“The six feet of distance will protect you either way, whether that person is symptomatic or asymptomatic. But still, along with social distancing, the other critical recommendation and ask is that if people are sick, and they have symptoms that make it easier to transmit to somebody else, that they stay home and that is an incredible measure at prevention.”
Social distancing is even more important in Wyoming, Harrist said, because testing supplies are limited. It’s a nationwide problem, and as of Tuesday, there were 1,300 collection kits available statewide. The Wyoming Public Health Laboratory has increased its capacity and has the ability to test 100 samples per day. To date, the lab has tested over 500 samples and there is no backlog.
“We know there will not be enough sample collection supplies for everybody to get tested,” she said. “For this reason, we need to prioritize testing severely ill patients who are hospitalized, patients who are elderly or who have chronic medical conditions and are at risk for severe illness, people who have close contact with others who are at risk for severe illness, and healthcare workers.”
Healthcare workers are also facing a shortage of personal protection equipment. Wyoming has received one shipment of PPE supplies from a national strategic stockpile, and those will be doled out county-by-county. The PPE is essential, Gordon said, because it protects the very people tasked with identifying and treating COVID-19.
“We know now that if people don’t use personal protective equipment, they themselves can be at risk,” Gordon said. “That is a challenge to the healthcare community. We are diligently monitoring PPE levels on a county-by-county basis. PPE supplies, both in Wyoming and nationally, are limited. We have received one shipment from the strategic national stockpile, and along with the shipment from that, a portion of the state inventory is being distributed to counties and tribal nations. PPE supplies are scarce and we are continuing to work with our federal partners at FEMA and the CDC to submit additional requests for PPE.”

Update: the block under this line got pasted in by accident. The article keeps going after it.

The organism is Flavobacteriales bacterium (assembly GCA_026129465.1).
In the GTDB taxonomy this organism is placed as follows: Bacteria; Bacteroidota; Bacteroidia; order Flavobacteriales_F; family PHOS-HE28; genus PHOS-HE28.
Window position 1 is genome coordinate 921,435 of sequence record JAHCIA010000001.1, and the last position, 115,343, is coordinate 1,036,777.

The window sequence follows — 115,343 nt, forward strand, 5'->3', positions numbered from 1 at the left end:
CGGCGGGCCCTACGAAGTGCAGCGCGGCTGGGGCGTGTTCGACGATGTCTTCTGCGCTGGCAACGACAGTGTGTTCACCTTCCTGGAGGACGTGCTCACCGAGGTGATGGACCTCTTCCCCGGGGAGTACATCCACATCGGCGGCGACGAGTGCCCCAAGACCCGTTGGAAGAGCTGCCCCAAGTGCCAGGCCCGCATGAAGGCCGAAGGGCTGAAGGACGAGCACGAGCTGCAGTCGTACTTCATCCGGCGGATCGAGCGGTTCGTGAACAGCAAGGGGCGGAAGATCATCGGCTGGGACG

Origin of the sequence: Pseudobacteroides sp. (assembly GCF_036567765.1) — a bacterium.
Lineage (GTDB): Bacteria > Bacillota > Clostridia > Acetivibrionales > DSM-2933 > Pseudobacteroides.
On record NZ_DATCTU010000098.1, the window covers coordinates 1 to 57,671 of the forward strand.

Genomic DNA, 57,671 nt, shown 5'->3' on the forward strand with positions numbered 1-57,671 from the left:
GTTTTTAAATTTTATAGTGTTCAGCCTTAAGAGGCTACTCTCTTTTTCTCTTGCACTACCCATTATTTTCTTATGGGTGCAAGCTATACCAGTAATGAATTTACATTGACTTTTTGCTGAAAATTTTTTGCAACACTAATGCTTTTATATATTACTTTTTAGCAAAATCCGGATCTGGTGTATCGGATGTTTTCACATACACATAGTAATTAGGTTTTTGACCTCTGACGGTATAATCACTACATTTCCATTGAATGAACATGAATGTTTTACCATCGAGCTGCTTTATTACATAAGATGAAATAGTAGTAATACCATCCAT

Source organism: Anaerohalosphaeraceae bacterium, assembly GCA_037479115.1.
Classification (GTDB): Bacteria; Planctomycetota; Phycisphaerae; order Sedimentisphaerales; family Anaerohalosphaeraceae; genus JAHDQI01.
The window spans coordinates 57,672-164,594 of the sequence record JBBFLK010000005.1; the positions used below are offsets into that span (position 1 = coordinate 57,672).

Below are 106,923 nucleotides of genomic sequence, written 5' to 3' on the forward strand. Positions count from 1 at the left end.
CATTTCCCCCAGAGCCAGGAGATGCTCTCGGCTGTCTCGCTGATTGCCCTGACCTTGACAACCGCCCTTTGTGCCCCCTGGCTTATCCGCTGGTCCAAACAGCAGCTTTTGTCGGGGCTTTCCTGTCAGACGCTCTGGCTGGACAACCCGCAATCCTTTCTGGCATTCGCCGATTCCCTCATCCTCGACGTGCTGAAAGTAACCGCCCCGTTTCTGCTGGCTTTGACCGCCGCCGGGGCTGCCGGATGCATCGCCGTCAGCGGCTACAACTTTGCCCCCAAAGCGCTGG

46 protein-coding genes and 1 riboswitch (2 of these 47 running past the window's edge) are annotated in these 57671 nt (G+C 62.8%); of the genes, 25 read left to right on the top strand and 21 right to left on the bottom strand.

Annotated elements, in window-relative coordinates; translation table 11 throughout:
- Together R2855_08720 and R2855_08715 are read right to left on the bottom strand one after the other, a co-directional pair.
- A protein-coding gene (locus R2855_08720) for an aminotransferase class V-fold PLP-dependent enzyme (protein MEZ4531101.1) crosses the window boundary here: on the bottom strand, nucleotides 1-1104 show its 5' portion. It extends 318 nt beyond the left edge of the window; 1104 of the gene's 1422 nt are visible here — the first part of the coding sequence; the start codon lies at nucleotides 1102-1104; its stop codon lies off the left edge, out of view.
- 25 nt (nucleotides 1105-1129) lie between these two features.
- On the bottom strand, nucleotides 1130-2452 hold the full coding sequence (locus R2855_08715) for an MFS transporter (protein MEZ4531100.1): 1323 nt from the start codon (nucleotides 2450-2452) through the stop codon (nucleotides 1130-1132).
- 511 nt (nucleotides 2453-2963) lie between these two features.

That shortage is being felt in Goshen County as well, according to Goshen County Emergency Management Coordinator Shelly Kirchhefer.
“This is an issue nationwide,” she said. “It starts at the federal level and it trickles down to the local level. Some states have been hit harder than we have, of course, and there is a shortage.
“It’s statewide, county-by-county, and they’re working on ways to alleviate that. Suppliers are out.”
The shortage isn’t necessarily due to a wealth of COVID-19 cases, but providers have to take precautions when symptoms are present. The novel coronavirus presents like the flu, cold and allergies with common symptoms such as a dry cough, shortness of breath and a fever.
“They’re looking at influenza, too,” Kirchhefer said. “They have to take precautions on everything that’s happening in Wyoming. This isn’t just because of COVID-19.”
Gordon closed Monday’s press conference with a final reminder for the public to practice social distancing, and for first responders and healthcare providers to protect themselves.
“Community spread means things can show up out of the blue,” he said. “That is why we have to be so careful in how we socially distance and maintain our hygiene.
“As our first responders arrive, if they’re exposed in any way to COVID-19, those responders are having to self-isolate. They have to take themselves out of doing their job. It is absolutely important that we … keep our people protected. That is why it is so good for Wyoming citizens to take care of things to address this virus right from the state.”